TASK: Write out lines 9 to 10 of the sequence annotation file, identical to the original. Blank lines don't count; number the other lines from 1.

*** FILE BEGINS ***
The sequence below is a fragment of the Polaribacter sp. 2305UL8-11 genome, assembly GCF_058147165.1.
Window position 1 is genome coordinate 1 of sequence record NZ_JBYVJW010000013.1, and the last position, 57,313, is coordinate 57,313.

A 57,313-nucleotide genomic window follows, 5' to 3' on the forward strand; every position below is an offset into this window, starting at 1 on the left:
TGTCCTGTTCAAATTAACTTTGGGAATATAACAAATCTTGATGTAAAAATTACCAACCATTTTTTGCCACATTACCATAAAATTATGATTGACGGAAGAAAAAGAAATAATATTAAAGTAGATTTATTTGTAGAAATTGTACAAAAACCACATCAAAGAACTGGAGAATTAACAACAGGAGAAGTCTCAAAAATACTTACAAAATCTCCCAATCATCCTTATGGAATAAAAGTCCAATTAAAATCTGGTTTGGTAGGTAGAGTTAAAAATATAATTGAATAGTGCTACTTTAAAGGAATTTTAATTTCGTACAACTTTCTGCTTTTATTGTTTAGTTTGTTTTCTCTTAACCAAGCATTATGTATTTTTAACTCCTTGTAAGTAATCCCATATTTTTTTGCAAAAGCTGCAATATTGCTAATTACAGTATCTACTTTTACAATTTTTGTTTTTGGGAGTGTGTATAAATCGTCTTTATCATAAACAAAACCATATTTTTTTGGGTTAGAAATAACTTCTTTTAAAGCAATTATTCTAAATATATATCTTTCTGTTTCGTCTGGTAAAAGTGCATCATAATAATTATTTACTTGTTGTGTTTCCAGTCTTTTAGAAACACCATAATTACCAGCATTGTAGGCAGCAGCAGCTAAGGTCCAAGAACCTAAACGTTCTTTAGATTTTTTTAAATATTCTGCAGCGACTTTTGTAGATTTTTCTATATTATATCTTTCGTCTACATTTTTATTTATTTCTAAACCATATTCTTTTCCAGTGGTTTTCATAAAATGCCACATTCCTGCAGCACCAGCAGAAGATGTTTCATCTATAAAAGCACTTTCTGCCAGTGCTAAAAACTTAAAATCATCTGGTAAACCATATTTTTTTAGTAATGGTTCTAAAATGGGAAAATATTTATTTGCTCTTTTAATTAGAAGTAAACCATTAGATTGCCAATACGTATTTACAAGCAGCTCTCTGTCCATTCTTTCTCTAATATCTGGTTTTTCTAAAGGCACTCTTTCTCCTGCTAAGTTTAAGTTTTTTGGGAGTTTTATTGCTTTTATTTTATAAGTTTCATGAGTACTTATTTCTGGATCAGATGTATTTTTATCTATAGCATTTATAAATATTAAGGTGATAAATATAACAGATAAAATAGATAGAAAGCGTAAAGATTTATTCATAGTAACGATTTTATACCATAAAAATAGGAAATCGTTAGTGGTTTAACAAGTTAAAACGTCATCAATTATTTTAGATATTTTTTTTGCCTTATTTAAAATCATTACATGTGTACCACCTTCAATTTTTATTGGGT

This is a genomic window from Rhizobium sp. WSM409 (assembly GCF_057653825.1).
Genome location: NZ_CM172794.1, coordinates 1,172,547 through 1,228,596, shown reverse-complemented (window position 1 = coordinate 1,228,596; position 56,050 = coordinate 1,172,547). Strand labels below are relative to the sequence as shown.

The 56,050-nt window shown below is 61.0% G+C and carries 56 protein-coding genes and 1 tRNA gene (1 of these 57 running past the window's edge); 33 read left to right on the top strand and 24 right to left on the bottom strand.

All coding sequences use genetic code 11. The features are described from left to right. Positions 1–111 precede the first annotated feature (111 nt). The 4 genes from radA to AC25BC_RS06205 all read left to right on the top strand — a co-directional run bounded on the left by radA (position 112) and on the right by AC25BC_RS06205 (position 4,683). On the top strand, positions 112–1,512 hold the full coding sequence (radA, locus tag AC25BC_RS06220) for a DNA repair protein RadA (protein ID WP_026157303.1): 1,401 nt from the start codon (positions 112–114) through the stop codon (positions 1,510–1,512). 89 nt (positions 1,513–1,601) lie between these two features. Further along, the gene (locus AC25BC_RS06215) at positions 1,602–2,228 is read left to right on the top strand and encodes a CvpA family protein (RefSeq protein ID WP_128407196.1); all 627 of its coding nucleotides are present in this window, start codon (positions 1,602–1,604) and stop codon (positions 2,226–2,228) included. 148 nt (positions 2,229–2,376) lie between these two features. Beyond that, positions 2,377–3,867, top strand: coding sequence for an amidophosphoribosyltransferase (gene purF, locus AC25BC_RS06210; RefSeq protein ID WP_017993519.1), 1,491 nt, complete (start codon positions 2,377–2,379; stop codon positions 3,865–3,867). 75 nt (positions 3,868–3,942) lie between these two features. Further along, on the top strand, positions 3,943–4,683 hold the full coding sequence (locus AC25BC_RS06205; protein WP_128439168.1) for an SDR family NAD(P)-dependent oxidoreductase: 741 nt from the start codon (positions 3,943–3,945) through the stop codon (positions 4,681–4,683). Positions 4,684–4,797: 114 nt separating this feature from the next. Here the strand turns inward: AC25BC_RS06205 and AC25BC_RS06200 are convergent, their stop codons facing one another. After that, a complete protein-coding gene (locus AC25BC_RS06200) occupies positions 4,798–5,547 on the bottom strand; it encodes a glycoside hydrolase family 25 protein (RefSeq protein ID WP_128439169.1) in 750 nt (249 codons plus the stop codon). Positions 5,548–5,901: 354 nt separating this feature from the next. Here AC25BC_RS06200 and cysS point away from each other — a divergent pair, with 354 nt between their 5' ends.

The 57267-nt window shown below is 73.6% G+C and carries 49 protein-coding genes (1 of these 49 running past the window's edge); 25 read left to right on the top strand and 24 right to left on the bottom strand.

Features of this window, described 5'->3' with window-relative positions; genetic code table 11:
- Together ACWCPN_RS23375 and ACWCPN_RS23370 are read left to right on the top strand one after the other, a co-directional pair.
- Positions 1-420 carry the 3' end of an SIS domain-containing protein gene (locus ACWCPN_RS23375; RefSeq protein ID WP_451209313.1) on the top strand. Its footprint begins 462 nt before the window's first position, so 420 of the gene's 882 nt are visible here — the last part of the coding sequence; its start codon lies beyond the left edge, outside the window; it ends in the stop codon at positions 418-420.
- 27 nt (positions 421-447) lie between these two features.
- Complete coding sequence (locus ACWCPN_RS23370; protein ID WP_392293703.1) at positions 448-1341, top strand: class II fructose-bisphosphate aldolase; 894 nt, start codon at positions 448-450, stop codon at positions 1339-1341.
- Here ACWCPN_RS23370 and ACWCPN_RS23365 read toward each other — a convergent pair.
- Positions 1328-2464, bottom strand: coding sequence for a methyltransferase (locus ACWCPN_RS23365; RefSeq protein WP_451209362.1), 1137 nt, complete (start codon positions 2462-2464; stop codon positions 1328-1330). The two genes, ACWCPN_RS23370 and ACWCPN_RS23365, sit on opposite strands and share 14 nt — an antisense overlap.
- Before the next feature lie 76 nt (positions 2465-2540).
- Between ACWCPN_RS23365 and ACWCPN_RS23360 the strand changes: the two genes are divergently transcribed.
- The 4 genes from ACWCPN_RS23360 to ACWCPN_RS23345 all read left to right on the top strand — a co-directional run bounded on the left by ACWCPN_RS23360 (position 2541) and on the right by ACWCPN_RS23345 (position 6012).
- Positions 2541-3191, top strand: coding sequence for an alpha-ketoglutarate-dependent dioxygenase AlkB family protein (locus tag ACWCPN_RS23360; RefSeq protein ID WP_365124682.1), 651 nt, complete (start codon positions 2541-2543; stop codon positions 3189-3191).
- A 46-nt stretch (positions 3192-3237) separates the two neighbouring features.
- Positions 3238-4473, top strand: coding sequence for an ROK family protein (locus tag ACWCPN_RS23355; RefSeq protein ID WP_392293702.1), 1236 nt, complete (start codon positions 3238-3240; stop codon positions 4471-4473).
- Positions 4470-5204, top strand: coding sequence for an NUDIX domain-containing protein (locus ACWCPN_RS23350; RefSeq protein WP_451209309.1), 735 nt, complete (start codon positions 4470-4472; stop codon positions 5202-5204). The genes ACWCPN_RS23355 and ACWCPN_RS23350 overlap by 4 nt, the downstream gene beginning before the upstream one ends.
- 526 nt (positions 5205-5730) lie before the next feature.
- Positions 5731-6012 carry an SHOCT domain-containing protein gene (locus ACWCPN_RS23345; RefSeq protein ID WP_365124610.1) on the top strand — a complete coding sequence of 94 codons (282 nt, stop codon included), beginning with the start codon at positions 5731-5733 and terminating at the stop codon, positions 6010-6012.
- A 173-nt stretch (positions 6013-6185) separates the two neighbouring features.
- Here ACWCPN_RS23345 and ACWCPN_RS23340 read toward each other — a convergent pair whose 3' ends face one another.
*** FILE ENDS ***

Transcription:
The 57267-nt window shown below is 73.6% G+C and carries 49 protein-coding genes (1 of these 49 running past the window's edge); 25 read left to right on the top strand and 24 right to left on the bottom strand.

Features of this window, described 5'->3' with window-relative positions; genetic code table 11: